Prenatal influences

Q I was fascinated by your article ‘Giving birth to junkies’ (vol 4 no 5). In particular, the statement: ‘If ewes are given epidurals in early labour, they fail to show interest in their lambs’. This recalled experiments carried out early this century.

I enclose an extract from ‘The Soul of the White Ant’, a translation of a series of articles published in Afrikaans by Eugene Marais 70 or more years ago.

‘For the experiment I used a herd of 60 half-wild buck.

‘ 1. Six cases of birth during full anaesthesia of the mother induced by chloroform and ether. In all six cases the mother refused to accept the lamb of her own volition.

‘2. Four cases of birth during paralysis – consciousness and feeling were partly paralyzed but not destroyed by the American arrow poison curare. In all four cases the mother appeared for over an hour in great doubt as to the acceptance of her lamb. After this period, three mothers accepted their lambs; one refused it.

‘To prove that refusal on the part of these mothers was not due to the general disturbances caused by the anaesthetics used, I did the following experiments:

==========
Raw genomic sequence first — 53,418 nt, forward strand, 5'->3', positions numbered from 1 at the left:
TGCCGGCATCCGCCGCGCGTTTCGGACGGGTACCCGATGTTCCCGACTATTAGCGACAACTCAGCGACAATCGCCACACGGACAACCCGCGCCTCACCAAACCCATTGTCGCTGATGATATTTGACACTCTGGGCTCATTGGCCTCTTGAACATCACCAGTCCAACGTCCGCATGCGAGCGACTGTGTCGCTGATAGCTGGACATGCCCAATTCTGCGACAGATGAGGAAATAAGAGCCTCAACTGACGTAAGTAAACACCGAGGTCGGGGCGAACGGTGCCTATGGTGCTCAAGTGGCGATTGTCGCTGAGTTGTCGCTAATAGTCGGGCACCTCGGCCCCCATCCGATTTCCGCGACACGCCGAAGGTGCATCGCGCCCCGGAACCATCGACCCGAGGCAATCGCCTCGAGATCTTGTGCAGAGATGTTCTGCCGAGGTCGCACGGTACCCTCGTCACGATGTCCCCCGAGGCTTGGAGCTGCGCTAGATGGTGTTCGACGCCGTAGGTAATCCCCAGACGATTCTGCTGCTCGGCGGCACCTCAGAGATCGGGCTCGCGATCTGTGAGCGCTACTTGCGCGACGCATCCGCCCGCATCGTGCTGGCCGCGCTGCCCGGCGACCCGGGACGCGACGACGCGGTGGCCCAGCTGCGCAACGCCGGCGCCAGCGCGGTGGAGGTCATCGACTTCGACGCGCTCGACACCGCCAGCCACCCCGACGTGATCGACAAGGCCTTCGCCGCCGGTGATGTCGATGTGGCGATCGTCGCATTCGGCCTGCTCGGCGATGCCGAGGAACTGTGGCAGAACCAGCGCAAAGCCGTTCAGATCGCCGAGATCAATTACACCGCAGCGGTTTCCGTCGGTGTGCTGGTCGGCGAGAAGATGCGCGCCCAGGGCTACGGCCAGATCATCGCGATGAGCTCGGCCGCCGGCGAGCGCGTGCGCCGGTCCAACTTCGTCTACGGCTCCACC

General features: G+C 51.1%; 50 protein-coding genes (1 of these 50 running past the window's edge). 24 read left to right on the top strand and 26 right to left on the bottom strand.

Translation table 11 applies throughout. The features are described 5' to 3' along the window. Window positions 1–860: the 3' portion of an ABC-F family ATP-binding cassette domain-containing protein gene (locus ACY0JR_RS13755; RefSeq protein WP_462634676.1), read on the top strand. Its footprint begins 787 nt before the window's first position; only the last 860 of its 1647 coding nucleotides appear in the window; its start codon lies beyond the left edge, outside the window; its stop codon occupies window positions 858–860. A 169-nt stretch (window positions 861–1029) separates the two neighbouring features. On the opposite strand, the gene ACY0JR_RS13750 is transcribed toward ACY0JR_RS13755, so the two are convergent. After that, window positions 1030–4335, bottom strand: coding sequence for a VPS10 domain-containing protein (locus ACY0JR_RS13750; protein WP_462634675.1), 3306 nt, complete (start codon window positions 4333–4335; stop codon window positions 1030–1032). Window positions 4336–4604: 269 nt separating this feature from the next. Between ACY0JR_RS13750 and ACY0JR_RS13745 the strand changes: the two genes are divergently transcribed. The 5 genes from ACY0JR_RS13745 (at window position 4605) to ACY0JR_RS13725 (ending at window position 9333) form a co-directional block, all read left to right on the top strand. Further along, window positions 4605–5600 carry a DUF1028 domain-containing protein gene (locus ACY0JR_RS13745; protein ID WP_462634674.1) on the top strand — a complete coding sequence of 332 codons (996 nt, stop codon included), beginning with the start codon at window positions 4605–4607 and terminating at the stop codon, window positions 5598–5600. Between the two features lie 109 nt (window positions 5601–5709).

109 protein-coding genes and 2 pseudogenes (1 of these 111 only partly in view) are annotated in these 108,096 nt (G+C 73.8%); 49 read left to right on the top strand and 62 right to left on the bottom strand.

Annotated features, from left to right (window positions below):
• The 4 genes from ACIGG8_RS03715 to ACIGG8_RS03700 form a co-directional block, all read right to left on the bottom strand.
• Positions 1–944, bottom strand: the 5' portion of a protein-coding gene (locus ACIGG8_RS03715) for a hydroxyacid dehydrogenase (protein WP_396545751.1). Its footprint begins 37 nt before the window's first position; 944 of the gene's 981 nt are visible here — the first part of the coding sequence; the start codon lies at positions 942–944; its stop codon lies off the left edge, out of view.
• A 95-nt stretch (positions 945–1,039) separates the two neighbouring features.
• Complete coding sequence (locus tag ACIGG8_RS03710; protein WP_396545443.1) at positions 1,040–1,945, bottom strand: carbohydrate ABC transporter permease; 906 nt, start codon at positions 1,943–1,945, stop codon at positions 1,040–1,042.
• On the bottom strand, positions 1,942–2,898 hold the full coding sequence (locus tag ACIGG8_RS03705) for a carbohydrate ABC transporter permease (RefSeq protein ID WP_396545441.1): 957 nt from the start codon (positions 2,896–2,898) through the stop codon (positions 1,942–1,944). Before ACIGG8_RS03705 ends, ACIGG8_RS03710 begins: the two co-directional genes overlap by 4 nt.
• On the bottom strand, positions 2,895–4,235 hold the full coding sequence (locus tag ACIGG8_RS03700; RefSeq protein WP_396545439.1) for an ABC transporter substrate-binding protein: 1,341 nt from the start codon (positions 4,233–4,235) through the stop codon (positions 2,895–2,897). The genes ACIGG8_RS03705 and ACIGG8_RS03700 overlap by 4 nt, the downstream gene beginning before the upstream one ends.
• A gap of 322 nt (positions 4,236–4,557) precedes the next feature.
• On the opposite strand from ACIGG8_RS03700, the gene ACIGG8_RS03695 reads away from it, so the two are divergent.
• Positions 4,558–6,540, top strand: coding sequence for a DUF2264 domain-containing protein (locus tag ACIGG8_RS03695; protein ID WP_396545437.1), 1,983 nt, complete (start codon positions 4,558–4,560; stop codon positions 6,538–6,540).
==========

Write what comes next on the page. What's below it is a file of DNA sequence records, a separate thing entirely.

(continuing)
‘3. In six cases of birth the mother was put under chloroform anaesthesia immediately after delivery was complete but before she had seen her lamb . . . In all six cases the mother accepted her lamb without any doubt immediately after she became conscious . . .

‘From these and other experiments, I became convinced that, without pain, there can be no mother love in nature, and this pain must actually be experienced psychologically. It is not sufficient for the body to experience it physiologically.’- B F, Neasden.

A Thank you for your interesting reference, which provides further evidence that medicine needs to be far less cavalier in its view that interference of any sort into what birth pioneer Dr Michel Odent has coined the ‘primal period’ of life can be done with impunity.

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